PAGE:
Thoughts on Law and Life

The Official Blog of Astrab Legal Services LLC

Why Folks Dislike Lawyers? Part Four of Four

This is the final entry in my series on why attorneys are disliked and/or mocked by the general public. As a recap, I identified four issues that stand out to me as the big problems with attorney relations. The three previously discussed are:

  • We are too expensive
  • We don’t return phone calls
  • We don’t show up on time

The fourth is sort of a catch-all that incorporates many of the issues covered in the first three: We take forever to get seemingly simple things done.

The problem for many of us in the legal profession is that for the most part we do NOT take forever to get seemingly simple things done, but the public’s perception is not in agreement.

I am once again going to revisit the area of modern life for the primary answer to this issue – we live in a fast-paced society and the American public does not have the patience of the past. The internet, TV shows that feed on short attention spans, the ability to send text messages and the wide availability of cell phones are all among the factors that have devastated our ability to wait for things to get done. In an era when we can get photos printed immediately from our computer, why can’t a lawyer get a motion drafted and filed with one day’s notice?

The answer for lawyers to this issue has many facets – the most important is client communication. A client who is kept ‘in the loop’ is less likely to complain than a client who is sitting at home stewing and wondering what is going on with their case. Frequent case updates via e-mail or over the phone are a great way to keep clients satisfied and will go a long way with building trust and stretching out patience. At the onset of the relationship, it might be a good idea to walk the client through an ‘average’ day in your practice, ie hearings in the morning, document review/drafting in the afternoon and evening, along with client/prospective client appointments in the afternoon and/or evening. They will gain an understanding that you are busy and that you value the time of each of your clients (hint: Don’t overdo it and scare clients away by making them think you are too busy to handle their matter).

Another idea for lawyers is to develop a daily checklist the night before of no more than six ‘action items’ for the next day that are of critical importance. List them by order of priority and set aside a block of time to get them done – during that period, do not take phone calls, do not surf the internet and do not schedule appointments. Just get the work done.

For example:

January 17th:

  1. Johnson Motion for Summary Judgment (filing deadline 1/20/09)
  2. Henderson Interrogatory Responses (discovery due 1/20/09)
  3. Smith LLC Articles of Organization (promised client they’d be on the way to Columbus by 1/21/09)
  4. Jones Request for Bill of Particulars (for filing 1/21/09)
  5. Letter to Sam Coyne re Settlement Demand for Billingsley
  6. Letter to Johnson re Bill is two weeks past due

The key is to not overload the six items and to set aside enough time to get these things done. If they are all time-critical and overdue or close to it, then you may need to set aside the evening to get it done so as not to neglect your clients during the day. The goal is to eventually reach a point where you don’t have time-critical items because you are properly managing your time. This is something that you should make your clients aware of – tell them that there are certain times of the day that you set aside to get client-critical work done and that it may take a couple hours longer to get a return phone call. They will appreciate the heads-up and hopefully admire your work ethic.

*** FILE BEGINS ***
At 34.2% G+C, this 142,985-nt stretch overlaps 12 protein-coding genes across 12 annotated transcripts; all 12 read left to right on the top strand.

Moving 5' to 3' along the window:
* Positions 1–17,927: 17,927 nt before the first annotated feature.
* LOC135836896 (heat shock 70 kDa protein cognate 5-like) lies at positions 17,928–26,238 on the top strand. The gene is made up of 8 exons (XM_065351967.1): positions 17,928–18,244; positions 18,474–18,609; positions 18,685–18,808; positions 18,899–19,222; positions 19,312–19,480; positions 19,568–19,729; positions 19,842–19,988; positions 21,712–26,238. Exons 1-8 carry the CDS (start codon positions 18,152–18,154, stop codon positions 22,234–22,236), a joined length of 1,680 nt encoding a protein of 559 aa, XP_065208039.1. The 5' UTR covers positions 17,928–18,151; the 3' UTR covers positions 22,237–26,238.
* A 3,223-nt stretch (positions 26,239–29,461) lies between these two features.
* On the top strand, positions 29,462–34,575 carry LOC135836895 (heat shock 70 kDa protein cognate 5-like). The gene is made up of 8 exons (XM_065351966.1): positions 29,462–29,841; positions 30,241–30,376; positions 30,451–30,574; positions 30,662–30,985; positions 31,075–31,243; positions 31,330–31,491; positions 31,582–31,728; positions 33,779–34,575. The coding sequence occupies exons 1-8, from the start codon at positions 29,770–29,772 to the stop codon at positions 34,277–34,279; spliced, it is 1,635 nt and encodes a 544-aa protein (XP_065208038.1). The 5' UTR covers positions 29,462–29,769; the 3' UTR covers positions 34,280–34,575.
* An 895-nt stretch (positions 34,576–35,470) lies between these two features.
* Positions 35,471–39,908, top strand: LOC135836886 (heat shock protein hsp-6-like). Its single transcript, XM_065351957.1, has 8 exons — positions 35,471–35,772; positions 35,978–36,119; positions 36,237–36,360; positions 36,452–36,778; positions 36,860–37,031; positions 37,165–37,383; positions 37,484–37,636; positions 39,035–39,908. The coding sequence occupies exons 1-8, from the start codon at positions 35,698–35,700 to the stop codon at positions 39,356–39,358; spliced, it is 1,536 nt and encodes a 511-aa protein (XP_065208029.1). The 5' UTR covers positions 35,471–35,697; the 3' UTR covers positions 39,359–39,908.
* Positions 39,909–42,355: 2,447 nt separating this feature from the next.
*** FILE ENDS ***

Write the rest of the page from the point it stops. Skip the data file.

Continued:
Going back to client education, it is important that clients know that certain items may involve substantive research and may therefore take a little while to get done. It is also critical that if the client needs to provide you with certain information necessary to get the work done that those items are clearly spelled out in writing to the client. That way if there are delays caused by client inaction, the written notice may deflect an impatient client’s frustrations.

What is not acceptable is going to play golf or taking a two-hour lunch when there are important matters sitting on our desks. We as lawyers cannot neglect matters entrusted to us by clients. It is not only good business sense, it is also spelled out in our rules of responsibility. Reputations are riding on our ability to get the job done and to get it done right. If the lawyer wants continued business from his clients as well as referrals, it is critical that tasks be completed in reasonable time frames.

The old days of drafting by typewriter and using the US Mail as our filing clerk are done. We must step up to the plate and accept that we need to get the job done faster and do a better job than our competition if we are to survive as businesspeople. If you cannot accomplish that, there is surely another attorney out there who can.

Michael K. Astrab is the principal attorney for Astrab Legal Services LLC, a general practice law firm located in Cleveland, Ohio. He may be reached at (216) 577-0013 or via e-mail at This blog is designed for informational purposes only and does not constitute legal advice.


January 16, 2009 - Posted by | Financial, Law, Legal, Life | , , ,

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